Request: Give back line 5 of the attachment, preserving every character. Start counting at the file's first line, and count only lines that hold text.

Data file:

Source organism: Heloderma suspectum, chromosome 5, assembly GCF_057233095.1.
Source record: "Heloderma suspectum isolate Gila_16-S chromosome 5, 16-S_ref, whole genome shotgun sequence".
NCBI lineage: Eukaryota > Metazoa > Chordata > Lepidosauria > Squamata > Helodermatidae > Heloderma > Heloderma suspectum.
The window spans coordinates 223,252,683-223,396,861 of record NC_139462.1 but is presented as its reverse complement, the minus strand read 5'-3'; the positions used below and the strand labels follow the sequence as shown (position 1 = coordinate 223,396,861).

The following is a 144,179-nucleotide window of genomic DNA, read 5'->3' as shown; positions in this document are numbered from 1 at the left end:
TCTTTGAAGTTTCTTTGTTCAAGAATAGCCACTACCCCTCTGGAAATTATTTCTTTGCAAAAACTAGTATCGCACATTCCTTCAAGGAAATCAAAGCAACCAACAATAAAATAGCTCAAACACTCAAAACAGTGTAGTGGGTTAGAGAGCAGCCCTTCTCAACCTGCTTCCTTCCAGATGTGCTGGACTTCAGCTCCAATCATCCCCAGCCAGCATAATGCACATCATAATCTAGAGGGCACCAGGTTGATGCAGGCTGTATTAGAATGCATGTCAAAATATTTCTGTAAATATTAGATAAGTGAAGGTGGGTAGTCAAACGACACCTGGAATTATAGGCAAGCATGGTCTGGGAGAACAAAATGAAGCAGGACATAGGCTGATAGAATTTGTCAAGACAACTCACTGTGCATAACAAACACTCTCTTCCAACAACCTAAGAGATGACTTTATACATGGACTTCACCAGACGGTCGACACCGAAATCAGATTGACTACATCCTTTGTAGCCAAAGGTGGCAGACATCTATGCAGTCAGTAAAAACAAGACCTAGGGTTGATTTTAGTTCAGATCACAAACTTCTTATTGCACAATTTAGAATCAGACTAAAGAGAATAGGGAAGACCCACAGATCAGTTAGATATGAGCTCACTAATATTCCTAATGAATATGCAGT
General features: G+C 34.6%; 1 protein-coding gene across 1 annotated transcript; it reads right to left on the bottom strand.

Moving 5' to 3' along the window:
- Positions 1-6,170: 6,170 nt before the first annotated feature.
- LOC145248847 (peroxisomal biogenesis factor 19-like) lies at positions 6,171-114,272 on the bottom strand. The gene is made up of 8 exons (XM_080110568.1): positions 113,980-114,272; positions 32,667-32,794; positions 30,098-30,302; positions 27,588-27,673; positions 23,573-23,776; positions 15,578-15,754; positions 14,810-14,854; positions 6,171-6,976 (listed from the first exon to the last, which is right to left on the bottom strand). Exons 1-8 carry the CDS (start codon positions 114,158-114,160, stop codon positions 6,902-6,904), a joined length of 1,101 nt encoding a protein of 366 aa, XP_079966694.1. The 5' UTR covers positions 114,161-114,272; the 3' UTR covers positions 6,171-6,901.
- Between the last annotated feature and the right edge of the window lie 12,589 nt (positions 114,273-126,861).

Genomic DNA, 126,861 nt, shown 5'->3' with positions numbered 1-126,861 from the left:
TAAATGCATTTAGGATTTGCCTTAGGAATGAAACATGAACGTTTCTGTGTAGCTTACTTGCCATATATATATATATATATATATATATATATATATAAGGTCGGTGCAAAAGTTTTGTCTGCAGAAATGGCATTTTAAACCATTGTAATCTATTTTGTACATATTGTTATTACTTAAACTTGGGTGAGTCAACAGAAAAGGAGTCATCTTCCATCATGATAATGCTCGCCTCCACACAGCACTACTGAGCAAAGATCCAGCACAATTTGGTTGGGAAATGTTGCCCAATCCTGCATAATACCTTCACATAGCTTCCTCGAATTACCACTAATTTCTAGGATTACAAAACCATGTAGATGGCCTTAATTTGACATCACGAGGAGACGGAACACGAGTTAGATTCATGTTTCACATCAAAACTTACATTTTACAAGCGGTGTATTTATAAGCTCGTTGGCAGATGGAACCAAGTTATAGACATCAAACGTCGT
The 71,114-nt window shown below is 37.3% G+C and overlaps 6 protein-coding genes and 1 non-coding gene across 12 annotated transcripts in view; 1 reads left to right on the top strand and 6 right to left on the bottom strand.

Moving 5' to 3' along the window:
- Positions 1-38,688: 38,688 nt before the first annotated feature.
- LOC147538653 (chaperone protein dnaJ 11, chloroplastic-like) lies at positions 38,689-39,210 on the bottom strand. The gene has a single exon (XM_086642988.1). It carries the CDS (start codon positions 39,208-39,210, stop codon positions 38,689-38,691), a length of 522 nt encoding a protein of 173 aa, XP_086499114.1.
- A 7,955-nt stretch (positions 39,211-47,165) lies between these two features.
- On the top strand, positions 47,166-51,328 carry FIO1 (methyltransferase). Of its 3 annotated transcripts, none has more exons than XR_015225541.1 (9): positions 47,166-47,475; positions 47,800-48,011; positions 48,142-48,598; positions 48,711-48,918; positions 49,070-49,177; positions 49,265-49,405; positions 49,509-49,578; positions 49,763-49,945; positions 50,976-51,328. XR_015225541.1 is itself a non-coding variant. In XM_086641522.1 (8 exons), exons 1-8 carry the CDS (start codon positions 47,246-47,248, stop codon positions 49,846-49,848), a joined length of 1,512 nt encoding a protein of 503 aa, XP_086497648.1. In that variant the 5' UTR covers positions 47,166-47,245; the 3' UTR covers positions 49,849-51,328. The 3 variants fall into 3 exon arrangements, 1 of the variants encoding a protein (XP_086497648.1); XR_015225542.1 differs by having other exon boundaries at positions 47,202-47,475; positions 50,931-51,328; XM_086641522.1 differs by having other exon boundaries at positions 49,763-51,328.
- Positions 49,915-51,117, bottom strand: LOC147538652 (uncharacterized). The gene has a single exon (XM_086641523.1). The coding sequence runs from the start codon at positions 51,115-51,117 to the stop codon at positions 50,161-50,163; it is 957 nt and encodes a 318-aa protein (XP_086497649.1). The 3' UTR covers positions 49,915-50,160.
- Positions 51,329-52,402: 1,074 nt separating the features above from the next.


The following is a 144,179-nucleotide window of genomic DNA, read 5'->3' as shown; positions in this document are numbered from 1 at the left end: